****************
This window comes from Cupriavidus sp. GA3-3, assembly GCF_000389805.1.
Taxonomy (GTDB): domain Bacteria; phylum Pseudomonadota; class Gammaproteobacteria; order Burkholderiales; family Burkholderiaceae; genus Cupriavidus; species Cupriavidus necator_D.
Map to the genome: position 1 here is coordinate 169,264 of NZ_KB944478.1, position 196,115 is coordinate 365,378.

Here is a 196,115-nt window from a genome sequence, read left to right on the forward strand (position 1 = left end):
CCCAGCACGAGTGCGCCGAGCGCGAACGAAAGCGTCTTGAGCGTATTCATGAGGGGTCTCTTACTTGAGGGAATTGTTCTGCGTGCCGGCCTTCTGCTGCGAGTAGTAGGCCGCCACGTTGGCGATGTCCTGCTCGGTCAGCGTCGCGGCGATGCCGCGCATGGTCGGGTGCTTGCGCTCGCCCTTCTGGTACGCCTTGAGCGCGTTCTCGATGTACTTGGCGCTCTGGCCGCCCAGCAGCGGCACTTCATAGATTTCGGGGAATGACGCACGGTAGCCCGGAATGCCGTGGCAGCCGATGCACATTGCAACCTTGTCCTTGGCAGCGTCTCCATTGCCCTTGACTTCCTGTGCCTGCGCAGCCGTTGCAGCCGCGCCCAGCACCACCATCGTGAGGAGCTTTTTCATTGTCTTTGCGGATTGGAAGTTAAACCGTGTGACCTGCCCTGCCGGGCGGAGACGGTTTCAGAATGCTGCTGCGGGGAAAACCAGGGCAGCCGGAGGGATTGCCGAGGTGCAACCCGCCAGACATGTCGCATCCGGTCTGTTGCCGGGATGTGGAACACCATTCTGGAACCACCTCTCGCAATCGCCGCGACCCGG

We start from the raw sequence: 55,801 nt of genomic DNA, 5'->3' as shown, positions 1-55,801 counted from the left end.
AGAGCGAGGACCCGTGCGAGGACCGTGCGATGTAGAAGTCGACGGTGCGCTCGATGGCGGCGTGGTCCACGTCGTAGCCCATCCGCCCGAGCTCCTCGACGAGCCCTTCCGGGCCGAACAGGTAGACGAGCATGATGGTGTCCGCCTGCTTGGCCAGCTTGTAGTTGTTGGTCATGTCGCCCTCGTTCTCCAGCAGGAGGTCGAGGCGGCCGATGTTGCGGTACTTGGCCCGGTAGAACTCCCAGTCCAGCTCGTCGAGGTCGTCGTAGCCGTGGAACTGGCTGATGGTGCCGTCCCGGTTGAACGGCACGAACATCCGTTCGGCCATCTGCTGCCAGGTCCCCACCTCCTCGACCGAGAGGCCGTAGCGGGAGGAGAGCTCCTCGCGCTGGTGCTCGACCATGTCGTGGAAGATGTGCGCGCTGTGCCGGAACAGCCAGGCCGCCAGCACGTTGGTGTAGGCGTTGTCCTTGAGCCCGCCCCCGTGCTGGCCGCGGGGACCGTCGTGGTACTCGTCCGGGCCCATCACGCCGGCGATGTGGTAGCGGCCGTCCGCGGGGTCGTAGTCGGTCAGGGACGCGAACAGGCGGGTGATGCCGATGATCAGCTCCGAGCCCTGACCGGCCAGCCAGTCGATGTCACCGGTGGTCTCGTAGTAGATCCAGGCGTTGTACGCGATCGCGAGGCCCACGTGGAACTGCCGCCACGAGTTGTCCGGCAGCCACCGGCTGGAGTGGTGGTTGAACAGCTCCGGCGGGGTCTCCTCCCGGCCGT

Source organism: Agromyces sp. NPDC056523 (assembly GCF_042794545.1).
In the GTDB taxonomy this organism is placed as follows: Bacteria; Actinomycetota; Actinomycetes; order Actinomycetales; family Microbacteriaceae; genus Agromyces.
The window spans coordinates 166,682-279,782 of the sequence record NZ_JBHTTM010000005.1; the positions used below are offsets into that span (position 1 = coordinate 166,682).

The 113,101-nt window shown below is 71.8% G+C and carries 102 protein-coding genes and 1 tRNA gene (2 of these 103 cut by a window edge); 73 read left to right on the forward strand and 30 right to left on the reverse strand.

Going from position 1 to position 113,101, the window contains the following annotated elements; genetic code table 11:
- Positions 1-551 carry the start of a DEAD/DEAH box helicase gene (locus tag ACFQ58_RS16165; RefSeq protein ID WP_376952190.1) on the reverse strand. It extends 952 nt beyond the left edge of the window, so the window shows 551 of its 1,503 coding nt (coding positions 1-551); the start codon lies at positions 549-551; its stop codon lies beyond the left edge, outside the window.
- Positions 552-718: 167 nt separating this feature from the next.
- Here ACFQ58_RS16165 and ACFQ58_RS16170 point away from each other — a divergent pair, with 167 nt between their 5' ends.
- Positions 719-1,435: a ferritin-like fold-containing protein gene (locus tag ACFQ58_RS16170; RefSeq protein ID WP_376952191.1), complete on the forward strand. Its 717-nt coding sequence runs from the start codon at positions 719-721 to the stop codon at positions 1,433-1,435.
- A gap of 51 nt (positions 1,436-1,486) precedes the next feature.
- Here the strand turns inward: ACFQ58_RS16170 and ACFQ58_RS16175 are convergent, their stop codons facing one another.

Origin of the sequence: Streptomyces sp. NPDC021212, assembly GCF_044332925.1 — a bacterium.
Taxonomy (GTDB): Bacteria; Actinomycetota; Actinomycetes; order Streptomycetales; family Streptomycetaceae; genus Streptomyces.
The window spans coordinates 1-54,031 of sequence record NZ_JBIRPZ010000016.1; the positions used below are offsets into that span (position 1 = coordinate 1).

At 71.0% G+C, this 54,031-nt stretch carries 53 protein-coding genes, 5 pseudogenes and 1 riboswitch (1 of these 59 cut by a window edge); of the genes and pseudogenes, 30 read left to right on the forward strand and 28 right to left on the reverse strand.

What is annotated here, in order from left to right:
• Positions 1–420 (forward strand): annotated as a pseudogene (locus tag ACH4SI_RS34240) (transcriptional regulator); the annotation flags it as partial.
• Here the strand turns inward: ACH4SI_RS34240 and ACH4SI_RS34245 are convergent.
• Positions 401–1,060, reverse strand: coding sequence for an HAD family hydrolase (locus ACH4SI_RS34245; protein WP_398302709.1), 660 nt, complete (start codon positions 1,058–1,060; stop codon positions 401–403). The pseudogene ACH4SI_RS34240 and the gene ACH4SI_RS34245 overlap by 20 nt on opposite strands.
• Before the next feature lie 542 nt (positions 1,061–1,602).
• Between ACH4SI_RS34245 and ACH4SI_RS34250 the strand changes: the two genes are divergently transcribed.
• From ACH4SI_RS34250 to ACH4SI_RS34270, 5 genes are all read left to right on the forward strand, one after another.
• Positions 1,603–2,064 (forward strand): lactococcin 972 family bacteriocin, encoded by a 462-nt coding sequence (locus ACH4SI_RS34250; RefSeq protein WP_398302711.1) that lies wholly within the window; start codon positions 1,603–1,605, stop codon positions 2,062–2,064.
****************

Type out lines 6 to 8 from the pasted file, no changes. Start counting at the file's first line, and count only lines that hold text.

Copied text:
We start from the raw sequence: 55,801 nt of genomic DNA, 5'->3' as shown, positions 1-55,801 counted from the left end.
AGAGCGAGGACCCGTGCGAGGACCGTGCGATGTAGAAGTCGACGGTGCGCTCGATGGCGGCGTGGTCCACGTCGTAGCCCATCCGCCCGAGCTCCTCGACGAGCCCTTCCGGGCCGAACAGGTAGACGAGCATGATGGTGTCCGCCTGCTTGGCCAGCTTGTAGTTGTTGGTCATGTCGCCCTCGTTCTCCAGCAGGAGGTCGAGGCGGCCGATGTTGCGGTACTTGGCCCGGTAGAACTCCCAGTCCAGCTCGTCGAGGTCGTCGTAGCCGTGGAACTGGCTGATGGTGCCGTCCCGGTTGAACGGCACGAACATCCGTTCGGCCATCTGCTGCCAGGTCCCCACCTCCTCGACCGAGAGGCCGTAGCGGGAGGAGAGCTCCTCGCGCTGGTGCTCGACCATGTCGTGGAAGATGTGCGCGCTGTGCCGGAACAGCCAGGCCGCCAGCACGTTGGTGTAGGCGTTGTCCTTGAGCCCGCCCCCGTGCTGGCCGCGGGGACCGTCGTGGTACTCGTCCGGGCCCATCACGCCGGCGATGTGGTAGCGGCCGTCCGCGGGGTCGTAGTCGGTCAGGGACGCGAACAGGCGGGTGATGCCGATGATCAGCTCCGAGCCCTGACCGGCCAGCCAGTCGATGTCACCGGTGGTCTCGTAGTAGATCCAGGCGTTGTACGCGATCGCGAGGCCCACGTGGAACTGCCGCCACGAGTTGTCCGGCAGCCACCGGCTGGAGTGGTGGTTGAACAGCTCCGGCGGGGTCTCCTCCCGGCCGT

Source organism: Agromyces sp. NPDC056523 (assembly GCF_042794545.1).